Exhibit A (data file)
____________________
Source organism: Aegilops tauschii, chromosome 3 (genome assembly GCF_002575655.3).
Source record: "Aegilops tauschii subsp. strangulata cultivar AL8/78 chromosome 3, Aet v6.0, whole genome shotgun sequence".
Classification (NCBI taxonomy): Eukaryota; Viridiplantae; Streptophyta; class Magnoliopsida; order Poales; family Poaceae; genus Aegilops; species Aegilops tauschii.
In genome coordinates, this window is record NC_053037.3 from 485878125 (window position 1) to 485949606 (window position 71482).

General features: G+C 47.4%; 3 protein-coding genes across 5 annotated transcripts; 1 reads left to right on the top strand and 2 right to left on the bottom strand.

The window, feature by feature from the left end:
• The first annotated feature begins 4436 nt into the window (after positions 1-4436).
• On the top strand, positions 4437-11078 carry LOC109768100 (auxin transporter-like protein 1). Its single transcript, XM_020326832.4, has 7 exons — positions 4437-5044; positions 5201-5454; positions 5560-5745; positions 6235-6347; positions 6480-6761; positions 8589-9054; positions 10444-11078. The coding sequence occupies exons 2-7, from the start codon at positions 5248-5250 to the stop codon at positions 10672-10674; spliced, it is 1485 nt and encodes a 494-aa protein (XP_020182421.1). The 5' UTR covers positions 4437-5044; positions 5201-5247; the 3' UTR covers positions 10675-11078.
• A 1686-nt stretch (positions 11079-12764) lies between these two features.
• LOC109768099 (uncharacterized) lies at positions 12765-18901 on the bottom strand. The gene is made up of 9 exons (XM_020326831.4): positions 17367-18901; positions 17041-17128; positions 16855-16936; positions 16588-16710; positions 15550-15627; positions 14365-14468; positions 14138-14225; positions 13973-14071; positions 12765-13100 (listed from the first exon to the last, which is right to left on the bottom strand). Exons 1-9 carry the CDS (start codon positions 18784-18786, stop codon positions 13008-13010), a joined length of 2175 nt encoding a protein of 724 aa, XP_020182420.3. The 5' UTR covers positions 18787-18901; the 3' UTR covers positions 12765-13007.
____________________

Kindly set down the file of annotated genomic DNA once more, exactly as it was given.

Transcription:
Source organism: Aegilops tauschii, chromosome 3 (genome assembly GCF_002575655.3).
Source record: "Aegilops tauschii subsp. strangulata cultivar AL8/78 chromosome 3, Aet v6.0, whole genome shotgun sequence".
Classification (NCBI taxonomy): Eukaryota; Viridiplantae; Streptophyta; class Magnoliopsida; order Poales; family Poaceae; genus Aegilops; species Aegilops tauschii.
In genome coordinates, this window is record NC_053037.3 from 485878125 (window position 1) to 485949606 (window position 71482).

General features: G+C 47.4%; 3 protein-coding genes across 5 annotated transcripts; 1 reads left to right on the top strand and 2 right to left on the bottom strand.

The window, feature by feature from the left end:
• The first annotated feature begins 4436 nt into the window (after positions 1-4436).
• On the top strand, positions 4437-11078 carry LOC109768100 (auxin transporter-like protein 1). Its single transcript, XM_020326832.4, has 7 exons — positions 4437-5044; positions 5201-5454; positions 5560-5745; positions 6235-6347; positions 6480-6761; positions 8589-9054; positions 10444-11078. The coding sequence occupies exons 2-7, from the start codon at positions 5248-5250 to the stop codon at positions 10672-10674; spliced, it is 1485 nt and encodes a 494-aa protein (XP_020182421.1). The 5' UTR covers positions 4437-5044; positions 5201-5247; the 3' UTR covers positions 10675-11078.
• A 1686-nt stretch (positions 11079-12764) lies between these two features.
• LOC109768099 (uncharacterized) lies at positions 12765-18901 on the bottom strand. The gene is made up of 9 exons (XM_020326831.4): positions 17367-18901; positions 17041-17128; positions 16855-16936; positions 16588-16710; positions 15550-15627; positions 14365-14468; positions 14138-14225; positions 13973-14071; positions 12765-13100 (listed from the first exon to the last, which is right to left on the bottom strand). Exons 1-9 carry the CDS (start codon positions 18784-18786, stop codon positions 13008-13010), a joined length of 2175 nt encoding a protein of 724 aa, XP_020182420.3. The 5' UTR covers positions 18787-18901; the 3' UTR covers positions 12765-13007.